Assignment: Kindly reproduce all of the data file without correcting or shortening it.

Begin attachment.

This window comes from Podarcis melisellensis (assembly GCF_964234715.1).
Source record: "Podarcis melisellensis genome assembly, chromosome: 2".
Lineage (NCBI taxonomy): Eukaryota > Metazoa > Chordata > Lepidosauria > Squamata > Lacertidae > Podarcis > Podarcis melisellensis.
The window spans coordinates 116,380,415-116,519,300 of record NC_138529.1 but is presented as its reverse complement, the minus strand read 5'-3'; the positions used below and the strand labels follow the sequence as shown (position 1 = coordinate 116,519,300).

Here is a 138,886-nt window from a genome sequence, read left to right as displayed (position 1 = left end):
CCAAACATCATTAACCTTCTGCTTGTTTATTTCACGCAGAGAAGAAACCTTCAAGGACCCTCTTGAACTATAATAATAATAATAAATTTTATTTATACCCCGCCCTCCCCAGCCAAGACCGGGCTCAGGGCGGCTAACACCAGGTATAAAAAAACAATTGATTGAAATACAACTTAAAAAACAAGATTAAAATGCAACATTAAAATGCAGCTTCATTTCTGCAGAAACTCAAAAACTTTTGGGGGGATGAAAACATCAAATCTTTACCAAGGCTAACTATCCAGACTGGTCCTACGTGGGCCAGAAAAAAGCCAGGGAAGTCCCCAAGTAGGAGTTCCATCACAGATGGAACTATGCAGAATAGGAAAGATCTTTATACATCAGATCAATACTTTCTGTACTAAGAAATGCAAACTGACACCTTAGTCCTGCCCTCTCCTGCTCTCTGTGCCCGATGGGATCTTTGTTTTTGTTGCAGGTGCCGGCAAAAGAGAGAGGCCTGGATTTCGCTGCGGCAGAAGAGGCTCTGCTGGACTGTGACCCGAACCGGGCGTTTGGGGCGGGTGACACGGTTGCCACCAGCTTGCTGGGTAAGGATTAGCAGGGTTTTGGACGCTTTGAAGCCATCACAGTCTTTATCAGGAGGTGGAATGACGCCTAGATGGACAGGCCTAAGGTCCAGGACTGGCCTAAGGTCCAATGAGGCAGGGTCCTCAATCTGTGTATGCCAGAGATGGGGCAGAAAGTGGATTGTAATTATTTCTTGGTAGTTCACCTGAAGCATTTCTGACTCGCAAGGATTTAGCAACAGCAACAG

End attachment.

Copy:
This window comes from Podarcis melisellensis (assembly GCF_964234715.1).
Source record: "Podarcis melisellensis genome assembly, chromosome: 2".
Lineage (NCBI taxonomy): Eukaryota > Metazoa > Chordata > Lepidosauria > Squamata > Lacertidae > Podarcis > Podarcis melisellensis.
The window spans coordinates 116,380,415-116,519,300 of record NC_138529.1 but is presented as its reverse complement, the minus strand read 5'-3'; the positions used below and the strand labels follow the sequence as shown (position 1 = coordinate 116,519,300).

Here is a 138,886-nt window from a genome sequence, read left to right as displayed (position 1 = left end):
CCAAACATCATTAACCTTCTGCTTGTTTATTTCACGCAGAGAAGAAACCTTCAAGGACCCTCTTGAACTATAATAATAATAATAAATTTTATTTATACCCCGCCCTCCCCAGCCAAGACCGGGCTCAGGGCGGCTAACACCAGGTATAAAAAAACAATTGATTGAAATACAACTTAAAAAACAAGATTAAAATGCAACATTAAAATGCAGCTTCATTTCTGCAGAAACTCAAAAACTTTTGGGGGGATGAAAACATCAAATCTTTACCAAGGCTAACTATCCAGACTGGTCCTACGTGGGCCAGAAAAAAGCCAGGGAAGTCCCCAAGTAGGAGTTCCATCACAGATGGAACTATGCAGAATAGGAAAGATCTTTATACATCAGATCAATACTTTCTGTACTAAGAAATGCAAACTGACACCTTAGTCCTGCCCTCTCCTGCTCTCTGTGCCCGATGGGATCTTTGTTTTTGTTGCAGGTGCCGGCAAAAGAGAGAGGCCTGGATTTCGCTGCGGCAGAAGAGGCTCTGCTGGACTGTGACCCGAACCGGGCGTTTGGGGCGGGTGACACGGTTGCCACCAGCTTGCTGGGTAAGGATTAGCAGGGTTTTGGACGCTTTGAAGCCATCACAGTCTTTATCAGGAGGTGGAATGACGCCTAGATGGACAGGCCTAAGGTCCAGGACTGGCCTAAGGTCCAATGAGGCAGGGTCCTCAATCTGTGTATGCCAGAGATGGGGCAGAAAGTGGATTGTAATTATTTCTTGGTAGTTCACCTGAAGCATTTCTGACTCGCAAGGATTTAGCAACAGCAACAG